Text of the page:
Ethier v. Fairfield Memorial

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Justia Opinion Summary

Petitioners Phillip and Jeanne Ethier appealed a verdict in favor of Respondent Dr. Guy Bibeau, who misdiagnosed a popliteal aneurysm as a probable spider bite. During voir dire, the court asked prospective jurors whether they ever had a "close social or a personal relationship" with either the Ethiers or Dr. Bibeau. After no one indicated they did, the court asked the same question about the list of potential witnesses, which included Jerilyn Wadford and Rhonda Gwynn, two nurses who examined Ethier, and the CEO of Fairfield Memorial, Mike Williams. To this question, juror Teresa Killian informed the court, "I used to work at Fairfield Memorial Hospital with Mike Williams." Killian never disclosed that she also worked with Bibeau or the two nurses. After trial, the Ethiers' counsel learned Killian previously worked with Bibeau and the nurses, and that Killian had discussed her knowledge of them with other jurors. One of the jurors, Sandra Carmichael, attested Killian stated she knew the nurses as well as Bibeau. Carmichael also noted that during jury breaks, Killian repeatedly discussed Bibeau's skills as a doctor. Four jurors said Killian vouched for the skill, proficiency, and truthfulness of all three during jury breaks. Carmichael testified that Killian's statements affected her vote, as she initially believed Bibeau was more negligent. Nevertheless, while the trial court found Killian had engaged in premature deliberations, it found no prejudice. The court also believed Killian did not intentionally conceal that she knew Bibeau and the three nurses through her previous employment, contending the question was ambiguous because it only addressed "close personal or social relationships." Accordingly, the trial court denied the Ethiers' motion for a new trial. Petitioners contended the court of appeals erred in affirming the trial court's decision to deny granting a new trial based on intentional juror concealment and premature deliberations. The South Carolina Supreme Court concluded Killian's intentional disregard of the trial court's repeated instructions not to engage in premature deliberations directly affected the verdict. "Killian discussed matters that were not introduced as evidence, and bolstered other evidence that had been admitted. Further, Killian's conduct is egregious, as she repeatedly discussed the case after being instructed not to do so." Judgment was reversed and the matter remanded for a new trial.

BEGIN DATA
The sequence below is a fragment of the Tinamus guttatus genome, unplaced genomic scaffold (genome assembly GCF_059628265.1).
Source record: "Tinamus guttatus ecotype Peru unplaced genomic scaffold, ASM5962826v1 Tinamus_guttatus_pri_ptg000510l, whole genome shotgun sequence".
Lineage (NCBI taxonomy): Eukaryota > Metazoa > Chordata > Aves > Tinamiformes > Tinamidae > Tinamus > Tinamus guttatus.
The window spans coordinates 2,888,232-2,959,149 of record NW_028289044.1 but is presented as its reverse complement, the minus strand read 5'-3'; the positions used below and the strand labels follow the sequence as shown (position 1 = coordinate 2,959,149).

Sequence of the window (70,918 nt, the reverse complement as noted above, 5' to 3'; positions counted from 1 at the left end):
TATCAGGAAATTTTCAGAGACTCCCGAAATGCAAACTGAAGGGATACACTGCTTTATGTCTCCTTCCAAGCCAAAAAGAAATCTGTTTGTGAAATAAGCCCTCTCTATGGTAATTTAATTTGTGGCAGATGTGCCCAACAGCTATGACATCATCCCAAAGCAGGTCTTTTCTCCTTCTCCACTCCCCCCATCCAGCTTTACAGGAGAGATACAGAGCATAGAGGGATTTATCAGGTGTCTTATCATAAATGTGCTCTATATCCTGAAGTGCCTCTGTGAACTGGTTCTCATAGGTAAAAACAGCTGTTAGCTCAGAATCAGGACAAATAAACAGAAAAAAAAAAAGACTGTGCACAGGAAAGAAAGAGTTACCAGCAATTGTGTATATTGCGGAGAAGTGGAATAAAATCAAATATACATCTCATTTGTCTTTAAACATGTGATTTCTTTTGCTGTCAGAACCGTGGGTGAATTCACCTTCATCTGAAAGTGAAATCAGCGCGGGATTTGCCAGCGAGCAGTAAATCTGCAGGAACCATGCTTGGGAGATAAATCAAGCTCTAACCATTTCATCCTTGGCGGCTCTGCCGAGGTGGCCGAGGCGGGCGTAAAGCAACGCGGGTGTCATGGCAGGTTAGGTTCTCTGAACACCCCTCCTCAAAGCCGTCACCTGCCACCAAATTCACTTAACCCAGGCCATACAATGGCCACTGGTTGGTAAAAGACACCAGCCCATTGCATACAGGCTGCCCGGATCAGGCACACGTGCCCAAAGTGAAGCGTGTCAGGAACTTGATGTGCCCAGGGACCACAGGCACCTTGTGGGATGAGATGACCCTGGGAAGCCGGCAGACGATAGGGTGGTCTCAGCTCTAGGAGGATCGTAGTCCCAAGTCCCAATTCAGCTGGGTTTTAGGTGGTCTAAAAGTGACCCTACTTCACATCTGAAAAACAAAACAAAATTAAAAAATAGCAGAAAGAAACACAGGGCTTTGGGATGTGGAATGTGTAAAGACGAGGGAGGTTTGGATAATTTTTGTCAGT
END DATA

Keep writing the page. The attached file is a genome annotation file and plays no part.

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THE STATE OF SOUTH CAROLINA In The Supreme Court Philip Ethier and Jeanne Ethier, Petitioners, v. Fairfield Memorial Hospital; Guy R. Bibeau, M.D.; Tuomey Medical Professionals, Inc.; and Pee Dee Emergency Medical Associates, PA, Defendants, Of whom Guy R. Bibeau, M.D. is the Respondent. Appellate Case No. 2018-001435 ON WRIT OF CERTIORARI TO THE COURT OF APPEALS Appeal From Fairfield County Roger L. Couch, Circuit Court Judge Opinion No. 27953 Heard September 24, 2019 – Filed March 11, 2020 REVERSED AND REMANDED Ronald Brian Cox and Robert David Proffitt, of Proffitt & Cox, LLP, of Columbia, for Petitioners. David Cornwell Holler, of Lee, Erter, Wilson, Holler & Smith, LLC, of Sumter, Stanley Lamont Myers, Sr., of Moore Taylor Law Firm, P.A., of West Columbia, Andrew F. Lindemann, of Lindemann, Davis & Hughes, PA, of Columbia, and G. Murrell Smith, Jr., of Smith Robinson Holler DuBose Morgan, LLC, of Sumter, all for Respondent. JUSTICE HEARN: In this medical malpractice action, Petitioners Phillip and Jeanne Ethier appeal a verdict in favor of Respondent Dr. Guy Bibeau, who misdiagnosed a popliteal aneurysm as a probable spider bite. Petitioners contend the court of appeals erred in affirming the trial court's decision to deny granting a new trial based on intentional juror concealment and premature deliberations. We reverse and remand for a new trial. FACTUAL BACKGROUND I. Facts In April 2011, Philip Ethier went to the emergency room at Fairfield Memorial Hospital after he felt a sudden, excruciating pain jolt up his leg as he walked to a shed in his backyard. Rather than drive to a nearby hospital in Chester County, Ethier traveled to Fairfield Memorial because he recently had been hired as a licensed practical nurse in its emergency department. Upon arrival, a certified nurse assistant examined his vitals, and Ethier informed her that his leg and foot were in severe pain—about a 7 or 8 on a scale of 10. She noted on a medical intake form that his "feet started to turn ecchymotic." 1 According to the nurse's notes, she examined Ethier's pedal and post-lib pulses, but the corresponding section was left blank. 2 Thereafter, Bibeau examined Ethier, diagnosing him with a probable spider bite—a "ridiculous" diagnosis according to the plaintiff's expert at trial, especially since neither Ethier nor the nurse assistant mentioned that as a possible scenario and no one ever identified a bite mark. Bibeau informed Ethier to follow-up with his primary physician if symptoms changed and was given similar information upon discharge that afternoon. Over the next six weeks, Ethier's symptoms gradually improved, allowing him to return to work at the hospital. However, during that time, the tip of one of the toes Related to ecchymosis, which is "a discoloration due to extravasation of blood, as in a bruise." See Ecchymosis, Dictionary.com, https://www.dictionary.com /browse/ecchymosis. 2 These pulses are taken in a patient's foot, where according to the Ethiers' expert, an abnormal reading may indicate a vascular issue. 1 on his right foot turned black, and according to Ethier, he spoke with Bibeau and another doctor a couple of times during his shifts at the hospital. The occurrence and extent of these "curbside consultations" were disputed at trial. Ethier's initial symptoms returned in late May 2011, requiring him to return to the emergency room. This time, however, Ethier went to a hospital in Chester County, and doctors immediately realized Ethier was suffering from an aneurysm. Shortly thereafter, Ethier was transported by ambulance to a hospital in Charlotte, where vascular surgeons first attempted noninvasive measures to alleviate the blood clots caused by the vascular injury. After these measures failed, surgeons elected to perform invasive surgery, requiring them to cut an incision from his hip to above his ankle. Due to the severity of the surgery, Ethier suffered intense pain, and trial testimony indicated he is no longer as active as before. Further, while Ethier attempted to return to work as a nurse, the pain eventually prevented him from doing so. Additionally, his wife testified that his disability strained the close companionship they previously enjoyed in their marriage. The jury found Bibeau negligent and awarded $1,250,000 in economic damages and $500,000 in non-economic damages to Philip Ethier. Additionally, the jury awarded $250,000 in damages to Jeanne Ethier for loss of consortium. However, because the jury apportioned only 30% of the fault to Bibeau and the remaining 70% to Philip Ethier, the trial court entered a defense verdict on both claims. The Ethiers filed a motion to alter or amend the judgment, asserting Jeanne Ethier was entitled to recover the full amount on her loss of consortium claim, but the trial court disagreed, finding Philip Ethier's comparative negligence barred recovery for both claims. II. Allegations of Juror Misconduct During voir dire, the court asked prospective jurors whether they ever had a "close social or a personal relationship" with either the Ethiers or Dr. Bibeau. After no one indicated they did, the court asked the same question about the list of potential witnesses, which included Jerilyn Wadford and Rhonda Gwynn, two nurses who examined Ethier, and the CEO of Fairfield Memorial, Mike Williams. To this question, juror Teresa Killian informed the court, "I used to work at Fairfield Memorial Hospital with Mike Williams." The court responded, "[s]o you knew him from that employment," which Killian confirmed. Killian never disclosed that she also worked with Bibeau or the two nurses. After trial, the Ethiers' counsel learned Killian previously worked with Bibeau and the nurses, and that Killian had discussed her knowledge of them with other jurors. One of the jurors, Sandra Carmichael, attested Killian stated she knew the nurses as well as Bibeau, and that both "were very careful and thorough, and if they said they did something, they did it." Carmichael also noted that during jury breaks, Killian repeatedly discussed Bibeau's skills as a doctor. The Ethiers' counsel filed an affidavit with the trial court, which then held a hearing pursuant to State v. Aldret, 333 S.C. 307, 509 S.E.2d 811 (1999), to determine the scope of Killian's conduct. The court first called Killian, who denied making any of the alleged statements. She also indicated that she only disclosed knowing Mike Williams because he had treated her son nearly sixteen years earlier. Further, she added that because the question only called for a close social or personal relationship, she did not include Bibeau or the nurses when she mentioned Williams at trial. Thereafter, the court called the remaining members of the jury, and nine testified they specifically recalled Killian informing them she had worked with Bibeau and the nurses. Four jurors said Killian vouched for the skill, proficiency, and truthfulness of all three during jury breaks. Carmichael testified that Killian's statements affected her vote, as she initially believed Bibeau was more negligent. Nevertheless, while the trial court found Killian had engaged in premature deliberations, it found no prejudice. The court also believed Killian did not intentionally conceal that she knew Bibeau and the three nurses through her previous employment, contending the question was ambiguous because it only addressed "close personal or social relationships." Accordingly, the trial court denied the Ethiers' motion for a new trial. The Ethiers appealed to the court of appeals, which, in an unpublished opinion, affirmed the denial of a new trial based on juror misconduct and the trial court's decision that Philip Ethier's comparative negligence barred Jeanne Ethier's loss of consortium claim. We granted the Ethiers' petition for a writ of certiorari. ISSUE Did the court of appeals err in affirming the trial court's denial of Petitioner's motion for a new trial based on juror misconduct for premature deliberations? LAW/ANALYSIS The Ethiers contend Killian's premature deliberations affected the fundamental fairness of the trial. Conversely, Bibeau asserts evidence of premature deliberations is inadmissible and regardless, the trial court did not abuse its discretion in denying the motion for a new trial. Ordinarily, juror testimony concerning juror misconduct is not admissible unless the allegations of misconduct pertain to external influences. Shumpert v. State, 378 S.C. 62, 66, 661 S.E.2d 369, 371 (2008) ("For a considerable period of history, the rule in South Carolina was that a juror's testimony was not admissible to prove either a juror's own misconduct or the misconduct of fellow jurors."). Rule 606, SCRE, also favors exclusion over inclusion of juror testimony pertaining to internal misconduct. However, a well-recognized exception exists where the misconduct affects the fundamental fairness of the trial. State v. Hunter, 320 S.C. 85, 88, 463 S.E.2d 314, 316 (1995) ("Normally, juror testimony involving internal misconduct is competent only when necessary to ensure due process, i.e. fundamental fairness."). Premature deliberations fall within this exception. State v. Aldret, 333 S.C. 307, 312, 509 S.E.2d 811, 813 (1999) ("[W]e hold premature jury deliberations may affect 'fundamental fairness' of a trial such that the trial court may inquire into such allegations and may consider affidavits in support of such allegations."). Once the court determines that premature deliberations occurred, the moving party bears the burden of demonstrating prejudice, which involves an analysis as to whether the juror misconduct actually affected the verdict. Id. at 315, 509 S.E.2d at 815 ("[W]e hold the burden is on the party alleging premature deliberations to establish prejudice."). Finally, the trial court's decision on a motion for a new trial is reviewed for an abuse of discretion. Id. Because premature deliberations may affect the fundamental fairness of the trial, the affidavit and juror testimony are admissible. Accordingly, our inquiry concerns whether the trial court abused its discretion in finding Killian's conduct did not prejudice the Ethiers. In Aldret, we imposed the burden to prove prejudice on the party alleging premature deliberations. Id. We did so in part because we previously required a showing of prejudice in the context of external influences and based on the fact that the majority of jurisdictions have imposed prejudice on internal influences. Id. at 313–15, 509 S.E.2d at 814–15. While the burden to demonstrate prejudice is high, when evidence strongly supports the fact that votes were changed as a result of a juror's impermissible conduct, we cannot countenance such a tainted verdict. We have previously upheld a trial court's finding of no prejudice even when there was direct evidence that votes were changed. Vestry & Church Wardens of Church of Holy Cross v. Orkin Exterminating Co., 384 S.C. 441, 682 S.E.2d 489 (2009). In Vestry, a church filed suit against an exterminating company for breach of contract after members discovered termite damage following an inspection. Id. at 443, 682 S.E.2d at 490–91. The jury returned a verdict in favor of the exterminating company, but the trial court soon learned of potential juror misconduct. Id. at 443– 44, 682 S.E.2d at 491. As a result, the court held a hearing, where it questioned jurors about the alleged misconduct. It became apparent that a juror violated virtually every instruction given by the trial court. Id. For example, the juror ignored the court's instruction not to discuss the case during the trial with anyone, including fellow jurors. Specifically, the juror informed her fellow jurors early and often of her view of the case, referring to the church members as "historic people" with money who should "clean up their own mess." Id. The juror did not understand why she had to hear both sides of the case, and she mentioned that she had consulted with a painter about the termite damage. Stunningly, she even drove to the church to look at the damage prior to deliberations and based on her own inspection, determined it was in good condition. Id. The trial court actually held her in criminal contempt of court; yet nevertheless, the court denied the church's motion for a new trial, inexplicably finding the church was not prejudiced—a decision which this Court upheld. Id. at 445, 448–49, 682 S.E.2d at 491, 493–94. Because Vestry stands for the principle that less than twelve fair and impartial jurors is perfectly acceptable and is an anomaly in our jurisprudence, we overrule it. In many ways, Killian's behavior mirrors that of the juror in Vestry. The trial court initially recognized the seriousness of Killian's conduct, and therefore, held an Aldret hearing to probe the extent of her statements. At the hearing, nine jurors testified they heard Killian state during breaks at trial that she worked at the hospital with Bibeau and the nurses. Four jurors testified Killian vouched for the skill of all three by stating they were "good, careful, or thorough," and if Bibeau did not take foot pulses, then "the nurse" did. Further, four jurors noted Killian vouched for the truthfulness and credibility of all three, asserting Killian informed the jury during breaks that if they "said they did something, they did it." Despite this testimony, Killian denied discussing the case prematurely and noted her relationship with Bibeau and the nurses did not impact her vote. The trial court found Killian engaged in premature deliberations, but it concluded the Ethiers failed to prove the requisite prejudice in order to grant a new trial. While we commend the trial court for its thorough post-trial evidentiary hearing, it is clear Killian's conduct severely hampered the fundamental fairness of the trial, and that the circumstances here demonstrate prejudice. Carmichael testified that Killian's comments directly affected her vote, as she initially believed Bibeau was more negligent. Indeed, in response to the court's prejudice inquiry, Carmichael stated, Carmichael: Because when we got back there . . . several of us was leaning towards in favor of [Philip Ethier] and she kept on repeating the reputation and some of the jurors changed their minds and left only two of us with [Philip Ethier], and basically was like, well, if she worked with [Bibeau] and she knew that he was a good doctor . . . The Court: Okay, so it did have some effect on your ultimate decision? Carmichael: Yeah. She stated several times that she knew him and he was a good, reliable doctor. Killian's intentional disregard of the trial court's repeated instructions not to engage in premature deliberations directly affected the verdict. Killian discussed matters that were not introduced as evidence, and bolstered other evidence that had been admitted. Further, Killian's conduct is egregious, as she repeatedly discussed the case after being instructed not to do so. Aldret, 333 S.C. at 311, 509 S.E.2d at 813 (holding premature deliberations may affect the fundamental fairness of a trial in part because the Court has "routinely held instructions which invite jurors to engage in premature deliberations constitute reversible error"). Moreover, the content of her statements is equally troubling, as it concerns the most hotly disputed fact at trial—whether Bibeau checked Ethier's foot pulses. Ethier's expert testified his symptoms presented a classic indication of a vascular issue, which a simple check of his foot pulse would have revealed, and the medical forms do not indicate these pulses were taken. In essence, Bibeau received the benefit of having a character witness on the jury who could attest to his skill without being subjected to crossexamination. This benefit is not speculation, as Killian directly affected Carmichael's vote. Although we have been reluctant to reverse a trial court's denial of a motion for a new trial based on juror misconduct, Killian's disregard of her oath, with resulting prejudice, heightens the error and necessitates the step we take here. Because we find this issue dispositive, we decline to address the Ethiers' remaining issues.3 Futch v. McAllister Towing of Georgetown, Inc., 335 S.C. 598, The Ethiers also contended the trial court erred in failing to grant a new trial based on juror concealment when Killian did not disclose during voir dire her working relationship with Bibeau and the two nurses, and it erred in barring recovery for Wife's loss of consortium claim when the jury found her husband 70% at fault. 3 613, 518 S.E.2d 591, 598 (1999) (noting an appellate court need not address additional arguments after reaching a dispositive issue). While we do not reach the effect of Philip Ethier's negligence on his wife's consortium claim, we do note that South Carolina has historically aligned itself with the minority of jurisdictions which hold a loss of consortium claim and the underlying negligence action are two separate claims. Lee v. Bunch, 373 S.C. 654, 647 S.E.2d 197 (2007) ("In South Carolina, claims for personal injuries and for loss of consortium are separate and distinct."). However, the majority of jurisdictions recognize that a spouse's negligence reduces the damages award for loss of consortium. See Tuggle v. Allright Parking Sys., Inc., 922 S.W.2d 105, 108–09 (Tenn. 1996) ("The clear majority of jurisdictions. . . hold that a loss of consortium award must be reduced, and may be barred, by the comparative fault of the physically injured spouse."). We do not reach this issue today because the juror misconduct infected both actions, and a new trial as to both claims is warranted. CONCLUSION We reverse the court of appeals' decision and remand for a new trial as to all of the Ethiers' claims. REVERSED AND REMANDED. BEATTY, C.J., KITTREDGE, FEW and Acting Justice James Edward Lockemy, concur.